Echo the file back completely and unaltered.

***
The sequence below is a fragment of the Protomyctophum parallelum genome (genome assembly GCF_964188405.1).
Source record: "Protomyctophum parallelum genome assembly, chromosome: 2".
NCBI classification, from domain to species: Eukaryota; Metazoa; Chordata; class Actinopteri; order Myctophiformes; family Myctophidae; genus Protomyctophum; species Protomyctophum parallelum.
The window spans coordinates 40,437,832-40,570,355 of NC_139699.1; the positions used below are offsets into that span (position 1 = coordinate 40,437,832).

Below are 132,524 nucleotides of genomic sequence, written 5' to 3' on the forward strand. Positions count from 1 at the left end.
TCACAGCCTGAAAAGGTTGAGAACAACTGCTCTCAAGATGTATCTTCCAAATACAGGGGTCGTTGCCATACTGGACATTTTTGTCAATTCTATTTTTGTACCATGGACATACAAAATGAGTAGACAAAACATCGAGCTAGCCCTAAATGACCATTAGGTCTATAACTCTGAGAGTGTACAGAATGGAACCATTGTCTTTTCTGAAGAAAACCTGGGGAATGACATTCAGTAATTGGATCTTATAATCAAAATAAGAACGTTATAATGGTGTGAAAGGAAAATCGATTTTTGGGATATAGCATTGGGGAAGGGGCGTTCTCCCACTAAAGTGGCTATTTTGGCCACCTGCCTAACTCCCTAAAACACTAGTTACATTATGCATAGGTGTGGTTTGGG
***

The sequence below is a fragment of the Protomyctophum parallelum genome (genome assembly GCF_964188405.1).
Source record: "Protomyctophum parallelum genome assembly, chromosome: 2".
NCBI classification, from domain to species: Eukaryota; Metazoa; Chordata; class Actinopteri; order Myctophiformes; family Myctophidae; genus Protomyctophum; species Protomyctophum parallelum.
The window spans coordinates 40,437,832-40,570,355 of NC_139699.1; the positions used below are offsets into that span (position 1 = coordinate 40,437,832).

Below are 132,524 nucleotides of genomic sequence, written 5' to 3' on the forward strand. Positions count from 1 at the left end.
TCACAGCCTGAAAAGGTTGAGAACAACTGCTCTCAAGATGTATCTTCCAAATACAGGGGTCGTTGCCATACTGGACATTTTTGTCAATTCTATTTTTGTACCATGGACATACAAAATGAGTAGACAAAACATCGAGCTAGCCCTAAATGACCATTAGGTCTATAACTCTGAGAGTGTACAGAATGGAACCATTGTCTTTTCTGAAGAAAACCTGGGGAATGACATTCAGTAATTGGATCTTATAATCAAAATAAGAACGTTATAATGGTGTGAAAGGAAAATCGATTTTTGGGATATAGCATTGGGGAAGGGGCGTTCTCCCACTAAAGTGGCTATTTTGGCCACCTGCCTAACTCCCTAAAACACTAGTTACATTATGCATAGGTGTGGTTTGGG